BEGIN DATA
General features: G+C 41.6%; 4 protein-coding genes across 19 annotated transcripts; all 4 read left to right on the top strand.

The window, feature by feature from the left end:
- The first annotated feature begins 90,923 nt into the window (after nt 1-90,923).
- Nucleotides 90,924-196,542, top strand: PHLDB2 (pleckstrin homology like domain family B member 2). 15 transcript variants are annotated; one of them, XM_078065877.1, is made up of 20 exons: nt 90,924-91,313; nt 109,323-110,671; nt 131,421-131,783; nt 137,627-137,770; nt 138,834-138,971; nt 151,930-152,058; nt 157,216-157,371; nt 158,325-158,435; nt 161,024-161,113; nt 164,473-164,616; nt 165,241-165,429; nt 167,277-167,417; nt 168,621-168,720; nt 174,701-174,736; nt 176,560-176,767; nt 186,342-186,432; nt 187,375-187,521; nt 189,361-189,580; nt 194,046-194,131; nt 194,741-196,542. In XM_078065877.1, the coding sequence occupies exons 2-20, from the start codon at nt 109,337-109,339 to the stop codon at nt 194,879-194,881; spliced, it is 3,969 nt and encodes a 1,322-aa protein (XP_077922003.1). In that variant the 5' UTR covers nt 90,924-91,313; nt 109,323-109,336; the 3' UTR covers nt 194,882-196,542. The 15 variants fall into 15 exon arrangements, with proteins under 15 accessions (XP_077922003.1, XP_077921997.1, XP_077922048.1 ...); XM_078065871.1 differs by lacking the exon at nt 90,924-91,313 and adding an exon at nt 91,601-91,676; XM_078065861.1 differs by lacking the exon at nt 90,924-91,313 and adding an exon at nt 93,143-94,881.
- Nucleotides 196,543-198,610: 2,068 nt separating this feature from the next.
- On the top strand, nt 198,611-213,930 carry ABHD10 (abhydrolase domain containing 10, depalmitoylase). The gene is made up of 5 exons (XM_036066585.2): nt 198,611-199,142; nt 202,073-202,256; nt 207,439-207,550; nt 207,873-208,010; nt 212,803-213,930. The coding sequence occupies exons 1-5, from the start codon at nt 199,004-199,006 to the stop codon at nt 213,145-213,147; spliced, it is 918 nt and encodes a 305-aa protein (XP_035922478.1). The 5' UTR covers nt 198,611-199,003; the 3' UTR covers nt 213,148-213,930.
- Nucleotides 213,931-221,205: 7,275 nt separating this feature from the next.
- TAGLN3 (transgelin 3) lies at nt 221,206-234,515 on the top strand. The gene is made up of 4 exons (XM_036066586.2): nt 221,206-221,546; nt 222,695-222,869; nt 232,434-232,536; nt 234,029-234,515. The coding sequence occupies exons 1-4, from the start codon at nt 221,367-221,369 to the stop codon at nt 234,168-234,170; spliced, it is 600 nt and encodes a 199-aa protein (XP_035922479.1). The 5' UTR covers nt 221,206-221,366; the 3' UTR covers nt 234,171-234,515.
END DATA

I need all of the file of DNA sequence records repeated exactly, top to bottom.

General features: G+C 41.6%; 4 protein-coding genes across 19 annotated transcripts; all 4 read left to right on the top strand.

The window, feature by feature from the left end:
- The first annotated feature begins 90,923 nt into the window (after nt 1-90,923).
- Nucleotides 90,924-196,542, top strand: PHLDB2 (pleckstrin homology like domain family B member 2). 15 transcript variants are annotated; one of them, XM_078065877.1, is made up of 20 exons: nt 90,924-91,313; nt 109,323-110,671; nt 131,421-131,783; nt 137,627-137,770; nt 138,834-138,971; nt 151,930-152,058; nt 157,216-157,371; nt 158,325-158,435; nt 161,024-161,113; nt 164,473-164,616; nt 165,241-165,429; nt 167,277-167,417; nt 168,621-168,720; nt 174,701-174,736; nt 176,560-176,767; nt 186,342-186,432; nt 187,375-187,521; nt 189,361-189,580; nt 194,046-194,131; nt 194,741-196,542. In XM_078065877.1, the coding sequence occupies exons 2-20, from the start codon at nt 109,337-109,339 to the stop codon at nt 194,879-194,881; spliced, it is 3,969 nt and encodes a 1,322-aa protein (XP_077922003.1). In that variant the 5' UTR covers nt 90,924-91,313; nt 109,323-109,336; the 3' UTR covers nt 194,882-196,542. The 15 variants fall into 15 exon arrangements, with proteins under 15 accessions (XP_077922003.1, XP_077921997.1, XP_077922048.1 ...); XM_078065871.1 differs by lacking the exon at nt 90,924-91,313 and adding an exon at nt 91,601-91,676; XM_078065861.1 differs by lacking the exon at nt 90,924-91,313 and adding an exon at nt 93,143-94,881.
- Nucleotides 196,543-198,610: 2,068 nt separating this feature from the next.
- On the top strand, nt 198,611-213,930 carry ABHD10 (abhydrolase domain containing 10, depalmitoylase). The gene is made up of 5 exons (XM_036066585.2): nt 198,611-199,142; nt 202,073-202,256; nt 207,439-207,550; nt 207,873-208,010; nt 212,803-213,930. The coding sequence occupies exons 1-5, from the start codon at nt 199,004-199,006 to the stop codon at nt 213,145-213,147; spliced, it is 918 nt and encodes a 305-aa protein (XP_035922478.1). The 5' UTR covers nt 198,611-199,003; the 3' UTR covers nt 213,148-213,930.
- Nucleotides 213,931-221,205: 7,275 nt separating this feature from the next.
- TAGLN3 (transgelin 3) lies at nt 221,206-234,515 on the top strand. The gene is made up of 4 exons (XM_036066586.2): nt 221,206-221,546; nt 222,695-222,869; nt 232,434-232,536; nt 234,029-234,515. The coding sequence occupies exons 1-4, from the start codon at nt 221,367-221,369 to the stop codon at nt 234,168-234,170; spliced, it is 600 nt and encodes a 199-aa protein (XP_035922479.1). The 5' UTR covers nt 221,206-221,366; the 3' UTR covers nt 234,171-234,515.